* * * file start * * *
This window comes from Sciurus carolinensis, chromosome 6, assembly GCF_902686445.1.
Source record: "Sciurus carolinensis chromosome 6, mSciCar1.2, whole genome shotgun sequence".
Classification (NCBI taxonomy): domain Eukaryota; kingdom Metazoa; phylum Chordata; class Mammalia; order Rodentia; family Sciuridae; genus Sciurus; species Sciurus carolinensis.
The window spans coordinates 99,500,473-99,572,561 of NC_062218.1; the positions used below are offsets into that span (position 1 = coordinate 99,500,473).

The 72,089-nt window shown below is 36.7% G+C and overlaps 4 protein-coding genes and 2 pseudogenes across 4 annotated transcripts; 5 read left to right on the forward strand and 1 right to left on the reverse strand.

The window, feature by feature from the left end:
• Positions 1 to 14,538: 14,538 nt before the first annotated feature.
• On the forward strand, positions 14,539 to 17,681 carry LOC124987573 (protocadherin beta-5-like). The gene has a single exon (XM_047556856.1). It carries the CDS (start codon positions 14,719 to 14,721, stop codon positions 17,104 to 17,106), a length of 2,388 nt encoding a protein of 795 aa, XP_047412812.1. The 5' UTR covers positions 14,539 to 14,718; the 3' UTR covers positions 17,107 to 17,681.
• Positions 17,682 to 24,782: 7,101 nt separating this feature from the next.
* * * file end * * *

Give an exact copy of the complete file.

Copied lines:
This window comes from Sciurus carolinensis, chromosome 6, assembly GCF_902686445.1.
Source record: "Sciurus carolinensis chromosome 6, mSciCar1.2, whole genome shotgun sequence".
Classification (NCBI taxonomy): domain Eukaryota; kingdom Metazoa; phylum Chordata; class Mammalia; order Rodentia; family Sciuridae; genus Sciurus; species Sciurus carolinensis.
The window spans coordinates 99,500,473-99,572,561 of NC_062218.1; the positions used below are offsets into that span (position 1 = coordinate 99,500,473).

The 72,089-nt window shown below is 36.7% G+C and overlaps 4 protein-coding genes and 2 pseudogenes across 4 annotated transcripts; 5 read left to right on the forward strand and 1 right to left on the reverse strand.

The window, feature by feature from the left end:
• Positions 1 to 14,538: 14,538 nt before the first annotated feature.
• On the forward strand, positions 14,539 to 17,681 carry LOC124987573 (protocadherin beta-5-like). The gene has a single exon (XM_047556856.1). It carries the CDS (start codon positions 14,719 to 14,721, stop codon positions 17,104 to 17,106), a length of 2,388 nt encoding a protein of 795 aa, XP_047412812.1. The 5' UTR covers positions 14,539 to 14,718; the 3' UTR covers positions 17,107 to 17,681.
• Positions 17,682 to 24,782: 7,101 nt separating this feature from the next.